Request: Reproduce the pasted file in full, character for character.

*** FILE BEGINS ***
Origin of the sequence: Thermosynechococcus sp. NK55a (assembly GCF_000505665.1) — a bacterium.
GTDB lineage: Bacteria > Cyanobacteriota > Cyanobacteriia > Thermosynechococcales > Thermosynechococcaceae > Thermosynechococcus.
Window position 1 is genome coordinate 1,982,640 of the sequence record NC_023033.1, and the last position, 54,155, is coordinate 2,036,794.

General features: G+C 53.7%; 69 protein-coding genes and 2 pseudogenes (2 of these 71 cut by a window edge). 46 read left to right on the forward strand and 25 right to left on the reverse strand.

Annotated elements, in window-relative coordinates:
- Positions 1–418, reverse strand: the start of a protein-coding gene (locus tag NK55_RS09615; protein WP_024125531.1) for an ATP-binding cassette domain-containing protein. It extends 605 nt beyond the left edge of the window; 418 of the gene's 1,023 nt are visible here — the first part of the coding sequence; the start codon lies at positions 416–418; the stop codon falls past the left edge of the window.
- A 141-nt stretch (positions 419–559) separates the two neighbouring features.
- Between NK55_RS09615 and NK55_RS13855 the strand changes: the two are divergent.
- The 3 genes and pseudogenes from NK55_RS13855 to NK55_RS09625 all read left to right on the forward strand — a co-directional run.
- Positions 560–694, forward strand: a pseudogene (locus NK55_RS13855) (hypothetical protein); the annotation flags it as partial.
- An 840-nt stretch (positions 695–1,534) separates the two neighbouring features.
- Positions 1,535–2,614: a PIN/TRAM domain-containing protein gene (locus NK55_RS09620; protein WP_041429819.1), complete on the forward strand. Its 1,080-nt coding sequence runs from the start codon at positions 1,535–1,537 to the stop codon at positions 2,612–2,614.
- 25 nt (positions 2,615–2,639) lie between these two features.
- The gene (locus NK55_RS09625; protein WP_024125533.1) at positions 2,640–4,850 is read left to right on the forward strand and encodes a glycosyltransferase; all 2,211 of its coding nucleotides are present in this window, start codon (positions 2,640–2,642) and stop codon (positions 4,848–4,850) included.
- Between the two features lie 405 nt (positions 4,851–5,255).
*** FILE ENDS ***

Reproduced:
Origin of the sequence: Thermosynechococcus sp. NK55a (assembly GCF_000505665.1) — a bacterium.
GTDB lineage: Bacteria > Cyanobacteriota > Cyanobacteriia > Thermosynechococcales > Thermosynechococcaceae > Thermosynechococcus.
Window position 1 is genome coordinate 1,982,640 of the sequence record NC_023033.1, and the last position, 54,155, is coordinate 2,036,794.

General features: G+C 53.7%; 69 protein-coding genes and 2 pseudogenes (2 of these 71 cut by a window edge). 46 read left to right on the forward strand and 25 right to left on the reverse strand.

Annotated elements, in window-relative coordinates:
- Positions 1–418, reverse strand: the start of a protein-coding gene (locus tag NK55_RS09615; protein WP_024125531.1) for an ATP-binding cassette domain-containing protein. It extends 605 nt beyond the left edge of the window; 418 of the gene's 1,023 nt are visible here — the first part of the coding sequence; the start codon lies at positions 416–418; the stop codon falls past the left edge of the window.
- A 141-nt stretch (positions 419–559) separates the two neighbouring features.
- Between NK55_RS09615 and NK55_RS13855 the strand changes: the two are divergent.
- The 3 genes and pseudogenes from NK55_RS13855 to NK55_RS09625 all read left to right on the forward strand — a co-directional run.
- Positions 560–694, forward strand: a pseudogene (locus NK55_RS13855) (hypothetical protein); the annotation flags it as partial.
- An 840-nt stretch (positions 695–1,534) separates the two neighbouring features.
- Positions 1,535–2,614: a PIN/TRAM domain-containing protein gene (locus NK55_RS09620; protein WP_041429819.1), complete on the forward strand. Its 1,080-nt coding sequence runs from the start codon at positions 1,535–1,537 to the stop codon at positions 2,612–2,614.
- 25 nt (positions 2,615–2,639) lie between these two features.
- The gene (locus NK55_RS09625; protein WP_024125533.1) at positions 2,640–4,850 is read left to right on the forward strand and encodes a glycosyltransferase; all 2,211 of its coding nucleotides are present in this window, start codon (positions 2,640–2,642) and stop codon (positions 4,848–4,850) included.
- Between the two features lie 405 nt (positions 4,851–5,255).